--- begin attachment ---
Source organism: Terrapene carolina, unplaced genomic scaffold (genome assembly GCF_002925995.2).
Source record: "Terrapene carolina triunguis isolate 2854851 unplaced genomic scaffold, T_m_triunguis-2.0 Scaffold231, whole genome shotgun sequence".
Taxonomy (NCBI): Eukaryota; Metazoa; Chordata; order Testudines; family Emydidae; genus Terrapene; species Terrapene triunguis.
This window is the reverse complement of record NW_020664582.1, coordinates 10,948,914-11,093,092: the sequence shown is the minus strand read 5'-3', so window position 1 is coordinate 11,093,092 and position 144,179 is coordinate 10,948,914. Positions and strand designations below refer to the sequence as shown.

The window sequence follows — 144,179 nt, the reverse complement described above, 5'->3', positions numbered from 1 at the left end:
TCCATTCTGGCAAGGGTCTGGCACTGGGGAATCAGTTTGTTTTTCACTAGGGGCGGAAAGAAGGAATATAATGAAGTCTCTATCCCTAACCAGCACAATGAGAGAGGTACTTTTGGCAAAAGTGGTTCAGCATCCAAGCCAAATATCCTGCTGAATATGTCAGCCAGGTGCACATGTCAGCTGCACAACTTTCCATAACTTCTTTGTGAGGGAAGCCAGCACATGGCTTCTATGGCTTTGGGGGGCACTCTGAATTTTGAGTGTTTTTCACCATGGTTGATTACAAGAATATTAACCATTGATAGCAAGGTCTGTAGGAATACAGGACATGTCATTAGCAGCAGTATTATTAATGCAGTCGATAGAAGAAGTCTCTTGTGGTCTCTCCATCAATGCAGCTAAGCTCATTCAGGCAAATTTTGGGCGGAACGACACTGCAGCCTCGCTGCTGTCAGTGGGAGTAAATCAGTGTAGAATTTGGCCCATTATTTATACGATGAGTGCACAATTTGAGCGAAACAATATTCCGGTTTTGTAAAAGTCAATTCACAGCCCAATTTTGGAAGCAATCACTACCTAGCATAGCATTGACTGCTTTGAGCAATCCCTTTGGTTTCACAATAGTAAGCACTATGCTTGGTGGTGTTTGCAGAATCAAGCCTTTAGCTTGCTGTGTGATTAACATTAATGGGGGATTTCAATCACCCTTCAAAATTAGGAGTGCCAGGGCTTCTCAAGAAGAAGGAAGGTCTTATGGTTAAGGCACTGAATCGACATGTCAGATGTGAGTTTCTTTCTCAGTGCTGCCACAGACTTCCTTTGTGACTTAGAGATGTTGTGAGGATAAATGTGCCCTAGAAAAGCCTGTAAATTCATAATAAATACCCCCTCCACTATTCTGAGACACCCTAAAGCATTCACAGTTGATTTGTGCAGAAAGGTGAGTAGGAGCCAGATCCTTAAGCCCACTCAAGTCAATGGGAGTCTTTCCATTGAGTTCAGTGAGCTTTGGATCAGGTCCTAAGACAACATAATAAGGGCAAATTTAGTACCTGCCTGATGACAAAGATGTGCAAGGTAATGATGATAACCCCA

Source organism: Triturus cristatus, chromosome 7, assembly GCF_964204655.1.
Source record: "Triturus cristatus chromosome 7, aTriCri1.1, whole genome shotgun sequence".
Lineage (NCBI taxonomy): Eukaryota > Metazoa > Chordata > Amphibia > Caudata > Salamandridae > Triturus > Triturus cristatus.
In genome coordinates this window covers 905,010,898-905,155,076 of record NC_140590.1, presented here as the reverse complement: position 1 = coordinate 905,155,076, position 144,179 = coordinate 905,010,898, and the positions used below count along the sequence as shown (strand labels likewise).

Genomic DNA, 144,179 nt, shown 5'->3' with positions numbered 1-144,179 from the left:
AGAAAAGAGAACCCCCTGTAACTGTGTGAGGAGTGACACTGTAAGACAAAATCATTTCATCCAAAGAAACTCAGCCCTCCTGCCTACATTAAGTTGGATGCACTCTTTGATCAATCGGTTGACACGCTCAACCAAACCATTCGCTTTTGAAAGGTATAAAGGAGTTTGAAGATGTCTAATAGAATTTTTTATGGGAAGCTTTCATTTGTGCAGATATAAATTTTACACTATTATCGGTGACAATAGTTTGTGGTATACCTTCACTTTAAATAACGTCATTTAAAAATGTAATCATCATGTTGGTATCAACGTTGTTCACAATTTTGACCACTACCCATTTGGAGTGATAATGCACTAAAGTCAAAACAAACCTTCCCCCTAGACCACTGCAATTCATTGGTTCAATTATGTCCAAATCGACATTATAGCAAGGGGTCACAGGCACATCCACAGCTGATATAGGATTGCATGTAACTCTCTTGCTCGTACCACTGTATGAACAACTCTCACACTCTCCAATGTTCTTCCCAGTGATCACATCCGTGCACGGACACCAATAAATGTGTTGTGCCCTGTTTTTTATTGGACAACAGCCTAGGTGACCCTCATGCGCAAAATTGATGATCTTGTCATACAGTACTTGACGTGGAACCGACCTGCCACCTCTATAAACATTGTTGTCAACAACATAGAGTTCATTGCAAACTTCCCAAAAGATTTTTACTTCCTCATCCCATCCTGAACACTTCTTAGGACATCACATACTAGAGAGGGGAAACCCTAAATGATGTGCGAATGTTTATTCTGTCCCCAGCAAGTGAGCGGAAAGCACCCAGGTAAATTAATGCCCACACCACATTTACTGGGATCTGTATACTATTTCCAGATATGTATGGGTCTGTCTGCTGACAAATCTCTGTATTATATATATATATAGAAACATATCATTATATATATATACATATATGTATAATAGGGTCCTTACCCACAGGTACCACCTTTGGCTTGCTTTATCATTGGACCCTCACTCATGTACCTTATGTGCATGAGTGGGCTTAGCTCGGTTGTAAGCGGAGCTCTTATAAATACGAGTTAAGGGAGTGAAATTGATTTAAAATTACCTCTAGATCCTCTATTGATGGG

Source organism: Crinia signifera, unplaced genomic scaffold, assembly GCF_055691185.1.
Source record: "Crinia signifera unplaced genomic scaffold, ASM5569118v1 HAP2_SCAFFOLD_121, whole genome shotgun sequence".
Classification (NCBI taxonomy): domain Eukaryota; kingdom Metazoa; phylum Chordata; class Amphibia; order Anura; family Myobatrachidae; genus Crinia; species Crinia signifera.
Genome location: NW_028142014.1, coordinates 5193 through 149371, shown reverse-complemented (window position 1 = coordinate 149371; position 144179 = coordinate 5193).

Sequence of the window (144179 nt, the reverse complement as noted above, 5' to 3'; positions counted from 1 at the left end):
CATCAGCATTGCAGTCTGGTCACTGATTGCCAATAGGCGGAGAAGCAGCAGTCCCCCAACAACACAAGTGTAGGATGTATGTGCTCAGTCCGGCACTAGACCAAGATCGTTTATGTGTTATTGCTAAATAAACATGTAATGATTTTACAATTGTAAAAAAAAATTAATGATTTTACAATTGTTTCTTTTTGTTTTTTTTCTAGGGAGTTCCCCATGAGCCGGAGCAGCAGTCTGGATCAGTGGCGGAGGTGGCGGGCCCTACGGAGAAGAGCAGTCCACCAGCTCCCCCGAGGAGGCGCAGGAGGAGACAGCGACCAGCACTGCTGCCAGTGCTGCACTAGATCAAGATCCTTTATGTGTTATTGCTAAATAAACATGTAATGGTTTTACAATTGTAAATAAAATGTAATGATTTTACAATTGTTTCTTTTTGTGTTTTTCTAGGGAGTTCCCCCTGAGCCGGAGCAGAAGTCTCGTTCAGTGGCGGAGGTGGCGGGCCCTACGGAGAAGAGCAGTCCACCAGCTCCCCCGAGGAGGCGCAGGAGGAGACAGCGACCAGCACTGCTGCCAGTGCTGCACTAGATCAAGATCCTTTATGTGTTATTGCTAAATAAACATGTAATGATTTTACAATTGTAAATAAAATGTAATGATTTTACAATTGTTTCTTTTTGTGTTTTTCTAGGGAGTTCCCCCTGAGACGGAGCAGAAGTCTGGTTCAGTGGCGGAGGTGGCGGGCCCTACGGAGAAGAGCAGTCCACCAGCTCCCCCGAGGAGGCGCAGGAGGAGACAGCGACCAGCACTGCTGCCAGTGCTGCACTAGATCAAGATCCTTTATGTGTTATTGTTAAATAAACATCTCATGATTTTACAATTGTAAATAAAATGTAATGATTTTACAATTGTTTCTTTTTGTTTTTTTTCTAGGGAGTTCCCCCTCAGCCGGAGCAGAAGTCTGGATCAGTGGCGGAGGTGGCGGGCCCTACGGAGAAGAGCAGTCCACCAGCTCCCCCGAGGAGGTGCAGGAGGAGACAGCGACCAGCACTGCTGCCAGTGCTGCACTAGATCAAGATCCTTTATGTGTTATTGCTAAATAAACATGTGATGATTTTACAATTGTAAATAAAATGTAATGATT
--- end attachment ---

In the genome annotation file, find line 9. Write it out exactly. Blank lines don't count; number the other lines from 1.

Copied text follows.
Lineage (NCBI taxonomy): Eukaryota > Metazoa > Chordata > Amphibia > Caudata > Salamandridae > Triturus > Triturus cristatus.